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Old 08-02-2012, 08:40 AM   #1
mreff555
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sed syntax


I found an old Oreilly book on sed/awk and was reading about it. It's syntax seems to deviate from what works present day.

The book states that something like this:

Code:
sed -e '/:/s/3/4/g' <./thing>./thing2
would go through every line but only change 3 to 4 on the first line which contains a colon.

It also states that putting a g in front:

Code:
sed -e 'g/:/s/3/4/g' <./thing>./thing2
should make it global. For me it seems to be global by default. the second sed syntax gives me an error.

I believe this book refers to the original unix sed, where I am using gnu sed. Is this someone that was changed in gnu sed or am I doing something wrong?
 
Old 08-02-2012, 09:10 AM   #2
David the H.
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Let's break it down one step at a time.

/:/ -- This address matches every line that has a colon in it, not just the first.
If you don't supply an address, it defaults to every line of the input. If you supply two (add1,add2), then it matches every set of lines starting and ending with those addresses.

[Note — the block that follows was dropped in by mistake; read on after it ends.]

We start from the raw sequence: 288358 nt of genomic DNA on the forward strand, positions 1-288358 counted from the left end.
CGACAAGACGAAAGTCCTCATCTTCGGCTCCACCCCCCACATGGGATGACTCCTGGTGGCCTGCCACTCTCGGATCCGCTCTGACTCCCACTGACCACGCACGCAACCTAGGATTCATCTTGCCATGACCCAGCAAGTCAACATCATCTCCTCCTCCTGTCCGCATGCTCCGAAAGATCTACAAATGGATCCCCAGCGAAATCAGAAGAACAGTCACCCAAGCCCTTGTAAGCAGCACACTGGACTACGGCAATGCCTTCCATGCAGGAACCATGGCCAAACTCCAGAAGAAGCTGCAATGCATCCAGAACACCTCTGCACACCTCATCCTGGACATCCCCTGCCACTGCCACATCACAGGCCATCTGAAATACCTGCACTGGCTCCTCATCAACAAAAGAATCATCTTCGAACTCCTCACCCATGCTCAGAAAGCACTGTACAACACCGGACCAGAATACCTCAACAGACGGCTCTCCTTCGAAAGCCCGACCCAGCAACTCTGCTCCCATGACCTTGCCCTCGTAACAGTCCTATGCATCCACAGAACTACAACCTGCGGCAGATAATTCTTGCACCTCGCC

s/3/4/ -- This substitution command, without modifers, replaces the first 3 on the line matched with a 4.

g -- (only at the end of s///g) This modifies the substitution command to replace all 3's on the line with 4's. It's not file global, it's line global.

So the command 'sed /:/ s/3/4/g' changes all 3's to 4's on lines that contain colons.

The first 'g' on your line is where the error lies. 'g' is not a stand-alone command in sed. It's only valid [in the above sense] in ed or vi/vim, where it does mean "global", i.e. apply it to all lines. In sed you simply don't supply any addresses, as I mentioned.

Edit: Correction... 'g' is a valid command, but it doesn't mean global. In sed, it copies values from the hold space back to the pattern space, and is generally used when creating multi-line commands. The grymoire tutorial goes into this stuff in more detail:

http://www.grymoire.com/Unix/Sed.html

Last edited by David the H.; 08-02-2012 at 09:25 AM. Reason: as stated
 
Old 08-02-2012, 09:34 AM   #3
David the H.
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To clarify a bit more, ed and vi are full text editors with random-access ability, and you need to be able to clearly tell all commands where to apply their modifications. Therefore the 'g' is used to apply them globally to all lines in the file.

sed is "stream" editor. This is important, because even though it takes it's syntax from ed/vi, it's designed to work on text in only one direction. The input flows into it from first line to last line, and sed always processes them in that order. The addresses are used to match which commands are used on which lines, and a "global" modifier isn't necessary. The 'g' has thus been re-purposed to work with the hold space instead (an extra buffer space that allows you to store text for later use).
 
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